Resisting traditional schooling discourses
Resisting traditional educational discourses requires an active acknowledgement of the ways in which schooling has historically stratified students according to perceived abilities, social class, race, and gender and continues to underserve historically marginalized populations of students. Possibilities emerge when we make the distinction between education and schooling, with the former having transformative and liberatory possibilities, and the latter being a site of social reproduction and socialization (Patel, 2016). We might resist:
- Low expectations and false, deficit narratives of Black, Indigenous, racialized, and marginalized students, families, and communities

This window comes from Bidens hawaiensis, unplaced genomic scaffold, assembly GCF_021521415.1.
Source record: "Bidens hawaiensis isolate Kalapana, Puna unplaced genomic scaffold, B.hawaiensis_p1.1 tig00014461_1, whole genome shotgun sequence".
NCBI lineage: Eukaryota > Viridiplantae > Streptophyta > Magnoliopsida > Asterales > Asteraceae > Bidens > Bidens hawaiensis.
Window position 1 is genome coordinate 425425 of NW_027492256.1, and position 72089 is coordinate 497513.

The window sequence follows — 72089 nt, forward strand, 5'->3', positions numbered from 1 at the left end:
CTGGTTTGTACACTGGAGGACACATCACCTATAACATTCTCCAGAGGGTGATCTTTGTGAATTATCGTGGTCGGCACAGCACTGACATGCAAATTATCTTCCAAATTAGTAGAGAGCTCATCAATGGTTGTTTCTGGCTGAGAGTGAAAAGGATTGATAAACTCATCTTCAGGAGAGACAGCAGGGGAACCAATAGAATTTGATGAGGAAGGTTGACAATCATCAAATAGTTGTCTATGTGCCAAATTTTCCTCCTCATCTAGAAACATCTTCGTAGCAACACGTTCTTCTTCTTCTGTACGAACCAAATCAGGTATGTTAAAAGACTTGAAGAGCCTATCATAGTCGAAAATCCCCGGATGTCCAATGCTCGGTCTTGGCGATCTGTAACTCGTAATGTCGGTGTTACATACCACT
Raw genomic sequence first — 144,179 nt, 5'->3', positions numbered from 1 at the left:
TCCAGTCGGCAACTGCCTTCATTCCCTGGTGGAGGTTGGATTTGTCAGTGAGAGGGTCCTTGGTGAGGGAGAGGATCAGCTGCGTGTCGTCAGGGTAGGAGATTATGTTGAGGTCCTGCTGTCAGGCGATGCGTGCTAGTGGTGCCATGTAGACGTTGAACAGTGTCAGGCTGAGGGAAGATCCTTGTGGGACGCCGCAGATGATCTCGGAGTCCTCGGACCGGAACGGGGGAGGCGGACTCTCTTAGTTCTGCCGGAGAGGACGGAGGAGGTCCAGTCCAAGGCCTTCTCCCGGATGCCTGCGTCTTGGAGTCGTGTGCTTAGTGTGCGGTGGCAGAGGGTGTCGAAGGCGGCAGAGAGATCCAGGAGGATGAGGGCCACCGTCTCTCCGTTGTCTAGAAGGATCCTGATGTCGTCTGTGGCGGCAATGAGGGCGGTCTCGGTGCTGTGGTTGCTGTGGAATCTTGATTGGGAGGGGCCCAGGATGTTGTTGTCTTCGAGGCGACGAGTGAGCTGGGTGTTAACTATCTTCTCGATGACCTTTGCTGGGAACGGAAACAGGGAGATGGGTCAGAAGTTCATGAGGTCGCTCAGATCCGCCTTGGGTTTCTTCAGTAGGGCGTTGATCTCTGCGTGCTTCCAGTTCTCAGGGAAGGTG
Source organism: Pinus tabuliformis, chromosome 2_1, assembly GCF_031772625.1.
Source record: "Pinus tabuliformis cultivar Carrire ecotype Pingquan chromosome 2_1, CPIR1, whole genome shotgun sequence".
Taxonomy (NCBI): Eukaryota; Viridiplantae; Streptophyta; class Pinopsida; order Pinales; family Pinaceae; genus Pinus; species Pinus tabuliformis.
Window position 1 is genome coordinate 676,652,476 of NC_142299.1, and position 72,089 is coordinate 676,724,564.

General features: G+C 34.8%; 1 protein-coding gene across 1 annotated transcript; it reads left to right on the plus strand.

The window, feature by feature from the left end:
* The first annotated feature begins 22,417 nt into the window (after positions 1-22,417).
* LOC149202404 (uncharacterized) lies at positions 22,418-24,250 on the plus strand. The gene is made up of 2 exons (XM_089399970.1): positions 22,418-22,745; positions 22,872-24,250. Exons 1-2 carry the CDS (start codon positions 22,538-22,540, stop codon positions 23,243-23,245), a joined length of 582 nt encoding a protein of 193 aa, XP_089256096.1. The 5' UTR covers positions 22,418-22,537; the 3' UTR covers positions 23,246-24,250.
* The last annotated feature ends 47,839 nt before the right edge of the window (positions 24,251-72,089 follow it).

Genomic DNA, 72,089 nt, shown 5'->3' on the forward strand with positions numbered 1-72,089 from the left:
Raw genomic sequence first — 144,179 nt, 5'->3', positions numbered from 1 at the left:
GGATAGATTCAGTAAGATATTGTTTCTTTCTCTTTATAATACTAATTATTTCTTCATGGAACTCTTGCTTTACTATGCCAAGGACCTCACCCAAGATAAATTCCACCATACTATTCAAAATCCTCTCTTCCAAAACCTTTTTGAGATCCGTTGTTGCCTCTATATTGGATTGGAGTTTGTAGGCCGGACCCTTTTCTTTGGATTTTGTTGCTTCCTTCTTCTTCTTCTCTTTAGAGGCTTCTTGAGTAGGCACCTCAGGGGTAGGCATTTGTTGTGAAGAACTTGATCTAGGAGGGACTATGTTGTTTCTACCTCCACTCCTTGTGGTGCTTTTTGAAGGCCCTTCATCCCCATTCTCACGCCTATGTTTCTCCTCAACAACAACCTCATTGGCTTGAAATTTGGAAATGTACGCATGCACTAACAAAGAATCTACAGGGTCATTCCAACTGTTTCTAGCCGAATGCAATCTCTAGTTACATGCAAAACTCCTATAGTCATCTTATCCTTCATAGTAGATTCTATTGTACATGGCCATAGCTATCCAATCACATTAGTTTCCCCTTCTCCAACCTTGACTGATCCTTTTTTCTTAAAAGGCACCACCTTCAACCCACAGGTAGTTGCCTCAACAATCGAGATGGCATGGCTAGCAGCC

- The idea that the sole purpose of schooling is to prepare students for the workforce, resulting in curriculum that is disconnected, ahistorical, and decontextualized
- The belief that schooling must be a highly individualistic and competitive system, creating winners and losers, those who can approximate wellness, and those whose safety is compromised
- The notion that “to be thoroughly educated means to be educated away from your own life stories, educated away from your own voice, educated into inadequacy… ” (Akomolafe, 2019).
Legitimizing marginalized knowledges